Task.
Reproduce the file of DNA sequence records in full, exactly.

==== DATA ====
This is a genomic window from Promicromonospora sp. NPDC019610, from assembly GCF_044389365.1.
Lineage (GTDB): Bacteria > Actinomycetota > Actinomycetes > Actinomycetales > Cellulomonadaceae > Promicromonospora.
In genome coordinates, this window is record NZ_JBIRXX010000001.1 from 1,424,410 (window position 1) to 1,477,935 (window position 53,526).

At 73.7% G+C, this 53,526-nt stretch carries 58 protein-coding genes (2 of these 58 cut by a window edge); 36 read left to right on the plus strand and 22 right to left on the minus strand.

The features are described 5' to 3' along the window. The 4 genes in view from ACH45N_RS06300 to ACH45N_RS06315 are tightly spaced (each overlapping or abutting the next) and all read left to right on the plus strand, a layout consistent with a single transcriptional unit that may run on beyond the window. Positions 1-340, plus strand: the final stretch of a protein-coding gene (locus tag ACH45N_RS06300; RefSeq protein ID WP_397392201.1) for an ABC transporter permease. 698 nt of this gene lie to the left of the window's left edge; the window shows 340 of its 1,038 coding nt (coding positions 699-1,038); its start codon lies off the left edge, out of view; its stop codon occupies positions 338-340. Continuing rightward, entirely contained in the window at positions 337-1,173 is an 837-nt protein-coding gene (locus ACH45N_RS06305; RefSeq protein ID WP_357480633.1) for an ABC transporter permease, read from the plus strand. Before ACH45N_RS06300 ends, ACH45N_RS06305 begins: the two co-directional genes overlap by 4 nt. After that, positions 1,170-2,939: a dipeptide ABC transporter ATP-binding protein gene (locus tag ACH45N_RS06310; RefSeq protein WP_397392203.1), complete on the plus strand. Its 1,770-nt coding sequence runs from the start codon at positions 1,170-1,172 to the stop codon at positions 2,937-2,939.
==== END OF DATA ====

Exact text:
This is a genomic window from Promicromonospora sp. NPDC019610, from assembly GCF_044389365.1.
Lineage (GTDB): Bacteria > Actinomycetota > Actinomycetes > Actinomycetales > Cellulomonadaceae > Promicromonospora.
In genome coordinates, this window is record NZ_JBIRXX010000001.1 from 1,424,410 (window position 1) to 1,477,935 (window position 53,526).

At 73.7% G+C, this 53,526-nt stretch carries 58 protein-coding genes (2 of these 58 cut by a window edge); 36 read left to right on the plus strand and 22 right to left on the minus strand.

The features are described 5' to 3' along the window. The 4 genes in view from ACH45N_RS06300 to ACH45N_RS06315 are tightly spaced (each overlapping or abutting the next) and all read left to right on the plus strand, a layout consistent with a single transcriptional unit that may run on beyond the window. Positions 1-340, plus strand: the final stretch of a protein-coding gene (locus tag ACH45N_RS06300; RefSeq protein ID WP_397392201.1) for an ABC transporter permease. 698 nt of this gene lie to the left of the window's left edge; the window shows 340 of its 1,038 coding nt (coding positions 699-1,038); its start codon lies off the left edge, out of view; its stop codon occupies positions 338-340. Continuing rightward, entirely contained in the window at positions 337-1,173 is an 837-nt protein-coding gene (locus ACH45N_RS06305; RefSeq protein ID WP_357480633.1) for an ABC transporter permease, read from the plus strand. Before ACH45N_RS06300 ends, ACH45N_RS06305 begins: the two co-directional genes overlap by 4 nt. After that, positions 1,170-2,939: a dipeptide ABC transporter ATP-binding protein gene (locus tag ACH45N_RS06310; RefSeq protein WP_397392203.1), complete on the plus strand. Its 1,770-nt coding sequence runs from the start codon at positions 1,170-1,172 to the stop codon at positions 2,937-2,939.